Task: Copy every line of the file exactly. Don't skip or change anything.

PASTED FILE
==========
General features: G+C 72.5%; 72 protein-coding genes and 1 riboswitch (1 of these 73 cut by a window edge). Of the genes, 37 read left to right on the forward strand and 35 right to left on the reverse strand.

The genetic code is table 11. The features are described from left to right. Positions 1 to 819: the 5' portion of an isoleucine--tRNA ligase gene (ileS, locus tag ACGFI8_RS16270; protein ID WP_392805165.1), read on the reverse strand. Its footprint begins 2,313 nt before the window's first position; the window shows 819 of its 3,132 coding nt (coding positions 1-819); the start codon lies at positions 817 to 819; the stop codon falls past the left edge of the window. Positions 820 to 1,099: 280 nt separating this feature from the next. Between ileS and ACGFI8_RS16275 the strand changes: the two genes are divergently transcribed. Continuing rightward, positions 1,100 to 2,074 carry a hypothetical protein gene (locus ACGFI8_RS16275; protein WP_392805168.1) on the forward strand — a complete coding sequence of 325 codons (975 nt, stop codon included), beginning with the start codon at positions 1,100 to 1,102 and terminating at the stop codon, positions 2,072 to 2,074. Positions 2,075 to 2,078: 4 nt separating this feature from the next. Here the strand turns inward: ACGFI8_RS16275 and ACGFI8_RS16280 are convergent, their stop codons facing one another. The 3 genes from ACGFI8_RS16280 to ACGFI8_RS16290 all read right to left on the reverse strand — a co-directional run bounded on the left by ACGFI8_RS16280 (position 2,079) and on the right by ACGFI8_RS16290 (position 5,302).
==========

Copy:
General features: G+C 72.5%; 72 protein-coding genes and 1 riboswitch (1 of these 73 cut by a window edge). Of the genes, 37 read left to right on the forward strand and 35 right to left on the reverse strand.

The genetic code is table 11. The features are described from left to right. Positions 1 to 819: the 5' portion of an isoleucine--tRNA ligase gene (ileS, locus tag ACGFI8_RS16270; protein ID WP_392805165.1), read on the reverse strand. Its footprint begins 2,313 nt before the window's first position; the window shows 819 of its 3,132 coding nt (coding positions 1-819); the start codon lies at positions 817 to 819; the stop codon falls past the left edge of the window. Positions 820 to 1,099: 280 nt separating this feature from the next. Between ileS and ACGFI8_RS16275 the strand changes: the two genes are divergently transcribed. Continuing rightward, positions 1,100 to 2,074 carry a hypothetical protein gene (locus ACGFI8_RS16275; protein WP_392805168.1) on the forward strand — a complete coding sequence of 325 codons (975 nt, stop codon included), beginning with the start codon at positions 1,100 to 1,102 and terminating at the stop codon, positions 2,072 to 2,074. Positions 2,075 to 2,078: 4 nt separating this feature from the next. Here the strand turns inward: ACGFI8_RS16275 and ACGFI8_RS16280 are convergent, their stop codons facing one another. The 3 genes from ACGFI8_RS16280 to ACGFI8_RS16290 all read right to left on the reverse strand — a co-directional run bounded on the left by ACGFI8_RS16280 (position 2,079) and on the right by ACGFI8_RS16290 (position 5,302).